On a recent visit to Salisbury, MD, I had the chance to visit the Perdue Innovation Center where they are secretly developing the next great thing in chicken. Stay tuned for more. In the meantime, you’ll laugh out loud when you watch the vintage commercial.
On a trip to Delaware in early June, I had the privilege of observing the process of harvesting and freezing peas with Delaware Department of Agriculture Secretary, Edwin Kee. We toured a pea farm near Milford and the PictSweet pea freezing and packing facility near Bridgeville. Mr. Kee explained that peas are a cool weather crop. They are planted in February/March and harvested in early June.
On this early June day, Delaware is abuzz at how amazing the pea yields are this year. Pictsweet tells us they are on track to harvest over five and half million pounds of peas in Delaware this spring. That’s right. 5.5 million pounds. They are pulling in peas at a rate of 3,500 lbs/acre. That’s the best pea yield in Delaware 10 years. The long, cool spring which featured a warmup in the middle hit it just right.
What do you do when you’re pulling 3,500 lbs of peas off of every acre? You quickly transport them to the freezing plant for sorting, grading, washing, washing, more sorting, more washing, blanching, flash freezing and storing. Peas typically move from field to frozen in 4-6 hours. Can you believe it? 4-6 hours. I’ve always heard that frozen is more fresh than fresh. Now I know what that means.
The equipment involved in moving millions of pounds of peas in just a short harvest window would blow your mind.
1) First there is the harvester. This machine can also operate as a lima bean harvester. Each one of these harvesters will set a farmer back about $400,000 and there were 3-4 of them working this field this afternoon. It doesn’t just pull the pea shoots up off of the floor of the field, it sucks them up, rotates them in a drum, beats on them at just the right pressure to make the peas pop out of their shells and diverts the shoots away from the peas to dispose of them on the ground. It preserves the shelled peas which are then transfered to a large dump truck headed for the processing plant.
2) The next piece of equipment the pea encounters is the tenderometer. That’s right a tenderometer. Once the peas arrive at the plant, the size and tenderness of the peas are measured to determine their maturity and their value. The price paid to the farmer is decided here. In the grading room, one by one, a few shelled peas are put into a Tenderometer for measuring. Invented at the University of Maryland after World War II, the device literally measures how tender the peas are. Tender peas that are the right size get frozen. Starchier, stiffer peas might go to canning where they will hold up well during the canning process. Once the price is determined, the entire truckload gets dumped onto a conveyor belt outside the plant and the processing begins.
3) Up next: The sorting and washing starts on the pea processing line. I was not permitted to photograph this part of the tour, but the Pea Processing Line pictured above is for sale at a farm equipment website called http://alibaba.com. It resembles what I saw.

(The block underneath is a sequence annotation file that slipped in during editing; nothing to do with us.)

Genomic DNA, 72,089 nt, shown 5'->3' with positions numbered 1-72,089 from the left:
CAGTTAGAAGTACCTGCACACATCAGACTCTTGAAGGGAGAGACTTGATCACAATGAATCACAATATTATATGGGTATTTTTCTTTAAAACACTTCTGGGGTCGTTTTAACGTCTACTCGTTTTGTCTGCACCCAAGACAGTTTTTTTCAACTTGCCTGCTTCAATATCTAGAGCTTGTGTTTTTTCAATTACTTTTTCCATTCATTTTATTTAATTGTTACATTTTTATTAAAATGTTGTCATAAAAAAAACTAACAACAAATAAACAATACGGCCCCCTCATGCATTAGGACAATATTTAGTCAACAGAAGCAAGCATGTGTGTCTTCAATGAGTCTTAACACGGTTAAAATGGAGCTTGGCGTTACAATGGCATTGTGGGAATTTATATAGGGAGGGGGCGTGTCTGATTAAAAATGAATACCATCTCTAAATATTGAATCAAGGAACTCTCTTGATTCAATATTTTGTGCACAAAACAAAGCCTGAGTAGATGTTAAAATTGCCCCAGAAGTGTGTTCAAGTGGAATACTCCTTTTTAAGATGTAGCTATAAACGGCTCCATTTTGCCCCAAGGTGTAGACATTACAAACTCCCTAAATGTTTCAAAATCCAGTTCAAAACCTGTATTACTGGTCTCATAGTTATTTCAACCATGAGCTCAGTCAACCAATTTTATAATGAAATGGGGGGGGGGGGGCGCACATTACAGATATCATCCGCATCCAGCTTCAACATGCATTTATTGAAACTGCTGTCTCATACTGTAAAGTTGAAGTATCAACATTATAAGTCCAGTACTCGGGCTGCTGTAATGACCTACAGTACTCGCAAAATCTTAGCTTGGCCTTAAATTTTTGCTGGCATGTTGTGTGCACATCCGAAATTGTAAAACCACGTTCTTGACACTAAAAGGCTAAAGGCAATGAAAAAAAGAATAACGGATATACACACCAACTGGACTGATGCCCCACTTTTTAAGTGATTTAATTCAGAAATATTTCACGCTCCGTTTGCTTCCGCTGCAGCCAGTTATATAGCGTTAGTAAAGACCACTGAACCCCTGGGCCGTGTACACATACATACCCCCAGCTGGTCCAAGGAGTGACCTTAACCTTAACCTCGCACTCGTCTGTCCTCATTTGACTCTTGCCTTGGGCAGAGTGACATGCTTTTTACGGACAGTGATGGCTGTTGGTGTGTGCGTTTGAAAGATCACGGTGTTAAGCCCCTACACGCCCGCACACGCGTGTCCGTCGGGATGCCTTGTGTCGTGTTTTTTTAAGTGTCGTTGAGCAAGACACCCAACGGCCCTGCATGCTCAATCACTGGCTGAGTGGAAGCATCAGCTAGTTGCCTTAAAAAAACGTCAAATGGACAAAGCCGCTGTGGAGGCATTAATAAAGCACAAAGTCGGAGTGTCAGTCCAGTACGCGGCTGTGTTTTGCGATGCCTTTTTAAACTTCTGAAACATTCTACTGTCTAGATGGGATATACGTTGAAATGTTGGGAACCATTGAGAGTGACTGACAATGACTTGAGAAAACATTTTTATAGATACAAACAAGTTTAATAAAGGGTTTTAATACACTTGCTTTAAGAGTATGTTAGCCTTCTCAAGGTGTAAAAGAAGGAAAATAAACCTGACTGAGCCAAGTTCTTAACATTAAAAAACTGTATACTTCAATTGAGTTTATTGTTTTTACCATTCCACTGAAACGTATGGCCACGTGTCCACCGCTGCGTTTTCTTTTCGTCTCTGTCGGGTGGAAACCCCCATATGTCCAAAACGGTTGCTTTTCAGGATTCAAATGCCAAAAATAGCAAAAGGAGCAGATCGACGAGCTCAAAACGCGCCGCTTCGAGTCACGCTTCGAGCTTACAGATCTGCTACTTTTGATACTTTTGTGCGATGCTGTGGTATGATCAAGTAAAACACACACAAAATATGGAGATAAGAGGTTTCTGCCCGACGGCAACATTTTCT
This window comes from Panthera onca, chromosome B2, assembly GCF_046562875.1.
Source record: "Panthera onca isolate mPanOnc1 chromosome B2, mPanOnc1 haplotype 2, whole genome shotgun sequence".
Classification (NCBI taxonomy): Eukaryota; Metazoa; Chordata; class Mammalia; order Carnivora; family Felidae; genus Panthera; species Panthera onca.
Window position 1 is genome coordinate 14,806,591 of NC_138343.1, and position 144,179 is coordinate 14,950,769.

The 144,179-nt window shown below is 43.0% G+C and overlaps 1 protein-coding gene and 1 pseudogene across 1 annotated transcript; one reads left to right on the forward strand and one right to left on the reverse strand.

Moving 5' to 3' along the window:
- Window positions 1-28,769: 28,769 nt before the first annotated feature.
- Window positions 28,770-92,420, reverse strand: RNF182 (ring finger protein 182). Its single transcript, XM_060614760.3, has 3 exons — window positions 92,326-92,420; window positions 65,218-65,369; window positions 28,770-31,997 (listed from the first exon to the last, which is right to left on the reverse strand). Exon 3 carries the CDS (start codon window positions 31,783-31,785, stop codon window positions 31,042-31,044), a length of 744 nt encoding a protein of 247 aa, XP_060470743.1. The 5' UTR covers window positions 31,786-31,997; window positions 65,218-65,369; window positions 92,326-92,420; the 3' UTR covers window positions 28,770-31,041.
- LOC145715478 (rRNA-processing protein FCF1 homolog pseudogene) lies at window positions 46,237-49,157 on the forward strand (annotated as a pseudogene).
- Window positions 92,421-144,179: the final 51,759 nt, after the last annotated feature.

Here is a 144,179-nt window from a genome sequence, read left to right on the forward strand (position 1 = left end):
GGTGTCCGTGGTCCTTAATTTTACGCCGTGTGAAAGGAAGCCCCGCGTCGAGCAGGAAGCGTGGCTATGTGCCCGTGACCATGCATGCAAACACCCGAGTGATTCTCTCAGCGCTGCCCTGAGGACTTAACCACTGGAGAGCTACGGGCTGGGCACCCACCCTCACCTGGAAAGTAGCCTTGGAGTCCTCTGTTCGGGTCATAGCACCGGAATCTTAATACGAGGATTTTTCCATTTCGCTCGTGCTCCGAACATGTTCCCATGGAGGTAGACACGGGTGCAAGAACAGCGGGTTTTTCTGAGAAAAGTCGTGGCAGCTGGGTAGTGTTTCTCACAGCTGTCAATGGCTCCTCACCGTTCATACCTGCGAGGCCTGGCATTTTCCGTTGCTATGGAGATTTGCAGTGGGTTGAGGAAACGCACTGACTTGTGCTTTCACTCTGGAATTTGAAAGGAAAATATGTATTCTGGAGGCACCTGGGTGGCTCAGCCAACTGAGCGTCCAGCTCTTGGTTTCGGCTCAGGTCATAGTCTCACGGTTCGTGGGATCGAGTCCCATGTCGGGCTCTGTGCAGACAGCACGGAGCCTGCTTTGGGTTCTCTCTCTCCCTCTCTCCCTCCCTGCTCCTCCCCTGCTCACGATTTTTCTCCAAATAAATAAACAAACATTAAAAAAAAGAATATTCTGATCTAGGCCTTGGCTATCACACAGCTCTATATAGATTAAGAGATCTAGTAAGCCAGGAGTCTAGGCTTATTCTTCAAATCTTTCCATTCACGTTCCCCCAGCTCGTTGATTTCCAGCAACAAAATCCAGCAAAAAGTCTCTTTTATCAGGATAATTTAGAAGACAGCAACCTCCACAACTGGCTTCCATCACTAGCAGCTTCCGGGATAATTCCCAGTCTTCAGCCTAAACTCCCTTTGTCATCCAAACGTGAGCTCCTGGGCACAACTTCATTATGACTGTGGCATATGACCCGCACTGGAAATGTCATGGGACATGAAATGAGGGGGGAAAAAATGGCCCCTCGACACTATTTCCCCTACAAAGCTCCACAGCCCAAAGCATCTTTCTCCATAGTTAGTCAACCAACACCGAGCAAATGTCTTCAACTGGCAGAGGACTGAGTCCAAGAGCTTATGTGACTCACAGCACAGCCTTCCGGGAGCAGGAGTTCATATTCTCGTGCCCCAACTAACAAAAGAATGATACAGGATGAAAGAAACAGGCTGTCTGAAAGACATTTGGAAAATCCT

This line starts right at the outside of the building where the drucks drive in and dump their loads and then the line snakes through the building and continues to get more and more refined. Peas are moving a mile a minute along these conveyor belts and the machinery is loud. Employees where hair nets and protective equipment for their ears. Mr Kee explained that when he was a young graduate student, 30 years ago, working on improving the tenerometer, he would stop by the plant and their would be 75 people working the line. Now it takes only about 25 people. The machinery has replaced the need for humans to do any of the manual sorting of the peas.
4) The next piece of hi-tech equipment on the line? The Optical Sorter. You won’t believe what this machine is capable of doing. Peas fly through this machine at incredibly high speeds. Peas that don’t deserve to make it into a PictSweet frozen bag of peas must be sorted out. In the early stages of the line, they are more crudely bumped out, sifted out or blown out, but once inside, the sorting must get more precise. This device takes an individual picture of every pea (there are billions going through in a day) and in the time it takes the pea to enter the scan area and get photographed, the machine is able to send a signal so that peas that are the wrong size or blemished in some way are blasted with a precise laserlike blast of air. That blast of air kicks that singular pea out while allowing the rest to pass through. Did you get that? Photo, signal, air blast, bad pea gone.
The rest zoom on their way through wash after wash, a quick steam bath at about 210˚F for 2-3 minutes, then more washing and finally flash freezing. At this plant the peas are put into large, 3ft. by 3ft. plastic lined cardboard boxes and stacked in a warehouse for storage. They aren’t put into the consumer size bags you see below at this plant. They wait until they are ready for distribution at retail grocery stores before packing them in the consumer sized bags.